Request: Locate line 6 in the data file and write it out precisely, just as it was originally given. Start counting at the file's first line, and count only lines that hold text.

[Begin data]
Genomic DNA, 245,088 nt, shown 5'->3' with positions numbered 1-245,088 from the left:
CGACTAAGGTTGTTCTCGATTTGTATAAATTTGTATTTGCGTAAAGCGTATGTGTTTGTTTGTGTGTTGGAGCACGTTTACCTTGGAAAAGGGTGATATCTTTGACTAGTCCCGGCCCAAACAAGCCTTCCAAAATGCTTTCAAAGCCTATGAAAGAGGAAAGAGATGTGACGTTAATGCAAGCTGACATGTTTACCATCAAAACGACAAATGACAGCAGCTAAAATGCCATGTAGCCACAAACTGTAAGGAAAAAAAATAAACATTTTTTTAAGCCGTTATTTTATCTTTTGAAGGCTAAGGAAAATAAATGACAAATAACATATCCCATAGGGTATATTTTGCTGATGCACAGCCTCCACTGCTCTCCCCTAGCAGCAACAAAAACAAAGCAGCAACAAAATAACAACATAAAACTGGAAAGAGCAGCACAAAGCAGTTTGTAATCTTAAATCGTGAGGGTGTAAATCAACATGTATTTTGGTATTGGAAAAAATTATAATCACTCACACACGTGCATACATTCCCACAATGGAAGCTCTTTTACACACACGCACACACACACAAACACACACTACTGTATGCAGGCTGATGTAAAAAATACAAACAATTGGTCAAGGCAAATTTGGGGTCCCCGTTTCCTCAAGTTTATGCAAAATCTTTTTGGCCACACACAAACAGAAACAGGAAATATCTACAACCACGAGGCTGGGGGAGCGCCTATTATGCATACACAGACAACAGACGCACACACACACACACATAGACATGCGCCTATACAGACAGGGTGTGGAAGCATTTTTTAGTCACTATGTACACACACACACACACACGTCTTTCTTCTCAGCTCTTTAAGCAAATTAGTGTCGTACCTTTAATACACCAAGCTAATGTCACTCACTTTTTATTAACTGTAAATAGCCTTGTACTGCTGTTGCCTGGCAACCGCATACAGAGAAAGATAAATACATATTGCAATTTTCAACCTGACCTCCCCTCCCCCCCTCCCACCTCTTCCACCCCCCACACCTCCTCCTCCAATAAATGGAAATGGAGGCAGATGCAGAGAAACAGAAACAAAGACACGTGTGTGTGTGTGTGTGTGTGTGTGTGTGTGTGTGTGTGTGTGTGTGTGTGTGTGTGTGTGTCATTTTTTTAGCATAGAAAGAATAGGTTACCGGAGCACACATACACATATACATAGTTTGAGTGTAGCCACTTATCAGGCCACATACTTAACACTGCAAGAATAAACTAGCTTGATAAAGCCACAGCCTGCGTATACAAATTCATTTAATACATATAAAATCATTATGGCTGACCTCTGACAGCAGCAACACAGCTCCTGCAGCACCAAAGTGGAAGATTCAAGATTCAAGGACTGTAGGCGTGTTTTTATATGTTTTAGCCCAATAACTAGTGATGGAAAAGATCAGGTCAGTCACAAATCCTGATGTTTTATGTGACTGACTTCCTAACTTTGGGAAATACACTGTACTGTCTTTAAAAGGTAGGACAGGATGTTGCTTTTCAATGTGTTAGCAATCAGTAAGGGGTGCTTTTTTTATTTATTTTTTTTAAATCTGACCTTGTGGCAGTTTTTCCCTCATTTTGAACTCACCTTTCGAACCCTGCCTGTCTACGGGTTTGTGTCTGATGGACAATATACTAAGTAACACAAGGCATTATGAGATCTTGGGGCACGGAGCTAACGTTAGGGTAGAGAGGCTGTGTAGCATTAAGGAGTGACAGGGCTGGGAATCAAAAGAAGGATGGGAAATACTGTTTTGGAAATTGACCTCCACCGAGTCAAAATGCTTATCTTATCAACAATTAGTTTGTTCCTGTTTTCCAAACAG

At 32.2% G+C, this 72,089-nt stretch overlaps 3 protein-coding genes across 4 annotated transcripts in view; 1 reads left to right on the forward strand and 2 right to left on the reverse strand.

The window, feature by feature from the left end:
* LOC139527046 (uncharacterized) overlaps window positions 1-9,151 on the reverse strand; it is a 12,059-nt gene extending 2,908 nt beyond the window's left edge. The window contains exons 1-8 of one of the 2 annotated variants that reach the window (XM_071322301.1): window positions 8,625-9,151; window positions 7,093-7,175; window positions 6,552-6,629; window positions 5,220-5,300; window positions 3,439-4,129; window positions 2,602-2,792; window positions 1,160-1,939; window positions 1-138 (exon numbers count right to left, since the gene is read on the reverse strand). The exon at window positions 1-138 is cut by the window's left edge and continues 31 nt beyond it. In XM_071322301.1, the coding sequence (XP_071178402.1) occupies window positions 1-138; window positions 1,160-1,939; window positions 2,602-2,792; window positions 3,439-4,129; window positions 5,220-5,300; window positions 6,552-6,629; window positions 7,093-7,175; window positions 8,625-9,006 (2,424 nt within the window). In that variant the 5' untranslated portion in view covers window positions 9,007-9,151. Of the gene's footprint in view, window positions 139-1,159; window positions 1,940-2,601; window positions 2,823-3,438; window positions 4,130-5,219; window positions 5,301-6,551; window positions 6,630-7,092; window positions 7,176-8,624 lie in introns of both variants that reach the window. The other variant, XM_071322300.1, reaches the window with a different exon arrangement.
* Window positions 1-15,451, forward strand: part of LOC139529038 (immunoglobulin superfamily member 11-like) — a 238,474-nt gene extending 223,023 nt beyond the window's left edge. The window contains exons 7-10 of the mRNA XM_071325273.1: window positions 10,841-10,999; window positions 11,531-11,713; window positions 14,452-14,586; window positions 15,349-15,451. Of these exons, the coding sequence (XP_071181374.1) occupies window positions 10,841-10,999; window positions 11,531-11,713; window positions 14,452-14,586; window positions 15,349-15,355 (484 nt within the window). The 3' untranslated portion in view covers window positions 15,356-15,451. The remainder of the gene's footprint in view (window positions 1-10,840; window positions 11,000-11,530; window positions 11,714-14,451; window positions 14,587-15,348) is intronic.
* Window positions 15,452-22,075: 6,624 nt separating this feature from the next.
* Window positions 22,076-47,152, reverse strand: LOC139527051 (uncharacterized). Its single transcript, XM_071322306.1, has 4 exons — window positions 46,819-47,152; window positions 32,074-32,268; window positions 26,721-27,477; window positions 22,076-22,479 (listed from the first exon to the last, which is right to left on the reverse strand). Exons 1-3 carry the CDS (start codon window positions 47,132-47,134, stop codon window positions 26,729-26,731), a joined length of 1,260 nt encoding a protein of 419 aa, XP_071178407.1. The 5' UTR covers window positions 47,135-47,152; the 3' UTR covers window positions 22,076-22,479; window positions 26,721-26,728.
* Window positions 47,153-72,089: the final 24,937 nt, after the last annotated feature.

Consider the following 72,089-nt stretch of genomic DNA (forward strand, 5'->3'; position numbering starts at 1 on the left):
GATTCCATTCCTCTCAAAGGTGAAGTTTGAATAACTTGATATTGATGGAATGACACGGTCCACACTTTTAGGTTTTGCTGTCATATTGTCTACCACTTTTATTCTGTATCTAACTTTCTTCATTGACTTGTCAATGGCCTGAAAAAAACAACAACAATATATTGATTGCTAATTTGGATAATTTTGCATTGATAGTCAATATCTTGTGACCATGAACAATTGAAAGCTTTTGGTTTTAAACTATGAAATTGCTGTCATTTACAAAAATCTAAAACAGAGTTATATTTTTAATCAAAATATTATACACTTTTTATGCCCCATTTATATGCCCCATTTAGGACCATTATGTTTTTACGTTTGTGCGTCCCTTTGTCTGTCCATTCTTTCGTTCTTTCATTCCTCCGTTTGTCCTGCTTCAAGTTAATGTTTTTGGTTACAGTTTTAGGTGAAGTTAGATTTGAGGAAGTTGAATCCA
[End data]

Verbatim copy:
* Window positions 1-15,451, forward strand: part of LOC139529038 (immunoglobulin superfamily member 11-like) — a 238,474-nt gene extending 223,023 nt beyond the window's left edge. The window contains exons 7-10 of the mRNA XM_071325273.1: window positions 10,841-10,999; window positions 11,531-11,713; window positions 14,452-14,586; window positions 15,349-15,451. Of these exons, the coding sequence (XP_071181374.1) occupies window positions 10,841-10,999; window positions 11,531-11,713; window positions 14,452-14,586; window positions 15,349-15,355 (484 nt within the window). The 3' untranslated portion in view covers window positions 15,356-15,451. The remainder of the gene's footprint in view (window positions 1-10,840; window positions 11,000-11,530; window positions 11,714-14,451; window positions 14,587-15,348) is intronic.